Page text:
|Project Rationale and Linkage to Country/Regional Strategy
The SAARC Thimphu Summit in 2010 recognized the importance of developing transport infrastructure and transit facilities, especially for the landlocked countries to promote intra-SAARC trade. Agreements between Bangladesh and India in 2010 for regional connectivity is a critical stepping stone for opening connectivity, not only between Bangladesh and India, but also with Bhutan and Nepal, diversifying regional and international transport routes. This will enhance markets and opportunities of regional development in South Asia, leading to balanced regional growth and poverty reduction.
Bangladesh has the potential to become a transport and transshipment center for the subregion. It borders India and Myanmar and is close to the landlocked countries of Bhutan and Nepal, and Kunming, the key transportation hub in Southwest China. With the opening of the Bhangabandhu Bridge over River Jamuna (the Jamuna Multipurpose Bridge) and the provision of access to ports, e.g., Chittagong and Mongla, for these countries, the Northwest-Dhaka-Chittagong transport corridor and other strategic transport corridors can facilitate trade between Bangladesh and the northeastern states of India, the Indian state of West Bengal, Bhutan, and Nepal and thereby attract more foreign and domestic investment to the country. Bangladesh has major international and subregional trade corridors as identified in SAARC Regional Multimodal Transport Study and the Asian Highways network.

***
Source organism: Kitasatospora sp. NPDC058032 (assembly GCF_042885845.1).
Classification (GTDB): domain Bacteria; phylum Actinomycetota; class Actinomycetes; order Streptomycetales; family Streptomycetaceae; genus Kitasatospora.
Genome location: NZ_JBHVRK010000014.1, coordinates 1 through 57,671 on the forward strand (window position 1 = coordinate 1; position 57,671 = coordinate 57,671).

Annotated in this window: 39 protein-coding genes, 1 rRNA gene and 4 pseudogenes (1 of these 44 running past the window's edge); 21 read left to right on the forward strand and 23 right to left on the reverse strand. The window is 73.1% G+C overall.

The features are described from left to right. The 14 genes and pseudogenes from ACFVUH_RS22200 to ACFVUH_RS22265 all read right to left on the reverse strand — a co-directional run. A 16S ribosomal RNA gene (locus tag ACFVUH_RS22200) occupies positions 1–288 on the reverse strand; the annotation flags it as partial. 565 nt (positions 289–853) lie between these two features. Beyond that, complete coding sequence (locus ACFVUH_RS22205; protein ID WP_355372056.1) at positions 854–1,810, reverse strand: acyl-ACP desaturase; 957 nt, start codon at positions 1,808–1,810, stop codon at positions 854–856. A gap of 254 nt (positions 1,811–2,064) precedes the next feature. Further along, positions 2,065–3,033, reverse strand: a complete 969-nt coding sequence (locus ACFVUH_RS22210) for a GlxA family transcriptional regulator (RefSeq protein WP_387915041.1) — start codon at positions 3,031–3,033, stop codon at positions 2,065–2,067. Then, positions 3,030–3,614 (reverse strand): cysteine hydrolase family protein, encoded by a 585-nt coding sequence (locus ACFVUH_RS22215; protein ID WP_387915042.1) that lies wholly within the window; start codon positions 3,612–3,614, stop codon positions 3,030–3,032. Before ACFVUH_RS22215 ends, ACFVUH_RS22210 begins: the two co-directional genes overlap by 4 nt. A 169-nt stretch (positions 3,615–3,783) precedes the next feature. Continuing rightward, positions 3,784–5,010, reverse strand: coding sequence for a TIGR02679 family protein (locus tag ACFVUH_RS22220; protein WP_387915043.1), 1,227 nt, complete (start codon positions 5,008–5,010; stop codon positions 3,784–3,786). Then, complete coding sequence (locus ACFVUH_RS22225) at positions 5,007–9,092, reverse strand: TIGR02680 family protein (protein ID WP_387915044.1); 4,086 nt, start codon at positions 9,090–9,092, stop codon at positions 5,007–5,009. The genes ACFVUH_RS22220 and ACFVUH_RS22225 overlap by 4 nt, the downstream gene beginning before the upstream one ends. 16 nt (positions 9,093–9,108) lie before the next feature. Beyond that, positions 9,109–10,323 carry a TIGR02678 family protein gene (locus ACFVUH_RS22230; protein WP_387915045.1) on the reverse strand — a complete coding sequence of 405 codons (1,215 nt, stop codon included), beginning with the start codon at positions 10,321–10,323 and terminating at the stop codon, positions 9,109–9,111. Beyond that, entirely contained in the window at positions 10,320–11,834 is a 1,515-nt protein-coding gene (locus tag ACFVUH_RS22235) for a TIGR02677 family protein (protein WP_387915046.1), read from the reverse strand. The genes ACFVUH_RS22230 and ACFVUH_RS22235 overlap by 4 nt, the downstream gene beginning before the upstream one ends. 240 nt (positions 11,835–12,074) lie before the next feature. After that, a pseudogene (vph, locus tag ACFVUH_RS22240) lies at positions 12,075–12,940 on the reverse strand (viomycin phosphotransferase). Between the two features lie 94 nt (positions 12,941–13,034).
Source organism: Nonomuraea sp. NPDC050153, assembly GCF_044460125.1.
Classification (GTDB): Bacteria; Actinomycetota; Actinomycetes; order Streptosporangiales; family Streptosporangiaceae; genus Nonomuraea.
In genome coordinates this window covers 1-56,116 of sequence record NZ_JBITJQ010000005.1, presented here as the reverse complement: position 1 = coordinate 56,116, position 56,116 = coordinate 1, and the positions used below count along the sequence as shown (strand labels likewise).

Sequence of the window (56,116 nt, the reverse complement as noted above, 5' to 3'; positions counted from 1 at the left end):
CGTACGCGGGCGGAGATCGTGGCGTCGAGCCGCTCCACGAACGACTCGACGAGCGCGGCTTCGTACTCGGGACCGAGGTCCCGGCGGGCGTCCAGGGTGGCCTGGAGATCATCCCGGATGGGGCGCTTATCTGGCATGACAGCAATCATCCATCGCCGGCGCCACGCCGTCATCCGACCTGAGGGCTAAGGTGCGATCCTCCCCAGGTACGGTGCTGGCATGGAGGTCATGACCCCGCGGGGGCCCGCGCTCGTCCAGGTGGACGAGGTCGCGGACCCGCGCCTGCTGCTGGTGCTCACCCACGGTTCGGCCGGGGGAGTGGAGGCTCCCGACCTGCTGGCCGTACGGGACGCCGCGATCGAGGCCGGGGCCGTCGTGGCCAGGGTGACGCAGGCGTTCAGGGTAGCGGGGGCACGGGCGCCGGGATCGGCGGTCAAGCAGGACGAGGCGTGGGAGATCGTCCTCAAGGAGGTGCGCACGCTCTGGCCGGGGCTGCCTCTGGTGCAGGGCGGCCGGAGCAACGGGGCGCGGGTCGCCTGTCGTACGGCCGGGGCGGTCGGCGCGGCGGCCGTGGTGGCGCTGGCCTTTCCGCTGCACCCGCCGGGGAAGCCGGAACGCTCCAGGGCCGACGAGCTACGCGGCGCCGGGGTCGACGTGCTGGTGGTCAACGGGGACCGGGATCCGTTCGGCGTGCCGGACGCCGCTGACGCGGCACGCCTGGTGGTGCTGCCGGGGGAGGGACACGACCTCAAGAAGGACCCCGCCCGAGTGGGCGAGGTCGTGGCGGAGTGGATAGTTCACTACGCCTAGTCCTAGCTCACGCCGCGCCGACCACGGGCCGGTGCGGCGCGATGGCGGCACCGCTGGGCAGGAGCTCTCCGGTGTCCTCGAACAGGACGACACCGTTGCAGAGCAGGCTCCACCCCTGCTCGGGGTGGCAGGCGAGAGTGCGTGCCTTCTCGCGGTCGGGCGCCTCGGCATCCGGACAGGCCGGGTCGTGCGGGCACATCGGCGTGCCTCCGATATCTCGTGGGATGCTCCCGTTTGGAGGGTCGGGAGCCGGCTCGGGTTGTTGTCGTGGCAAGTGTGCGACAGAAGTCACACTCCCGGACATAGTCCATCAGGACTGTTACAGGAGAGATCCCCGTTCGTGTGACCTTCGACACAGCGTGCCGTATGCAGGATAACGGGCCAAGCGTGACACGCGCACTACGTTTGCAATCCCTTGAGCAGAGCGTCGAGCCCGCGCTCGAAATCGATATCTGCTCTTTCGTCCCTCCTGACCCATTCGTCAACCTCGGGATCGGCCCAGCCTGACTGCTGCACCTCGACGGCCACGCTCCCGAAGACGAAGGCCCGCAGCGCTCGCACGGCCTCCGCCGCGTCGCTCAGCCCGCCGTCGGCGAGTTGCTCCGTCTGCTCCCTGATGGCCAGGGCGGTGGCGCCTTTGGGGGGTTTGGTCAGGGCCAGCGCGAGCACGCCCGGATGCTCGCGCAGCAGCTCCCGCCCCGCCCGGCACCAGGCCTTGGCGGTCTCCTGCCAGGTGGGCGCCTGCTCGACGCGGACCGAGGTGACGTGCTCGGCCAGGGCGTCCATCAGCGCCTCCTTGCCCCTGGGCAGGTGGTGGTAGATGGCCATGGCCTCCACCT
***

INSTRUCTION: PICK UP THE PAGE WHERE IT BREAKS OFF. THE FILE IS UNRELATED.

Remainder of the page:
A study on transit traffic through Bangladesh estimates that the improvement of Bangladeshi sections of priority regional transport corridors could facilitate the movement of about 18 million tons of freight in Bhutan, India, and Nepal. A World Bank study shows that the impact of raising South Asia's trade facilitation performance toward international levels would result in large gains for both intra and inter-regional trade, e.g., intra-regional trade within South Asia would increase by almost 60% and trade with the rest of the world would increase by over 30%.
Throughout South Asia, trucks carry a substantial majority of inland freight. The road sector is central to the competitiveness of supply chains. An expansion in rail freight is both desirable and possible, but the absolute importance of road transport is unlikely to diminish, especially as the markets for higher value and higher volume goods increase with per capita incomes. Therefore, among these international trade corridors, the highest priority is SAARC Highway Corridors (SHC) 4 and 8, which provide Bhutan and Nepal with the access to Bangladesh ports (Chittagong and Mongla), including land ports. For trades between Bangladesh and India, the Benapole land port (BLP) is the priority to be improved as it is the busiest crossing, providing transshipment services for around 80% of the annual trades between the two countries, e.g., 450 trucks a day carrying in total an estimated 1.4 billion tones valued at $4 billion passed BLP in 2010/11.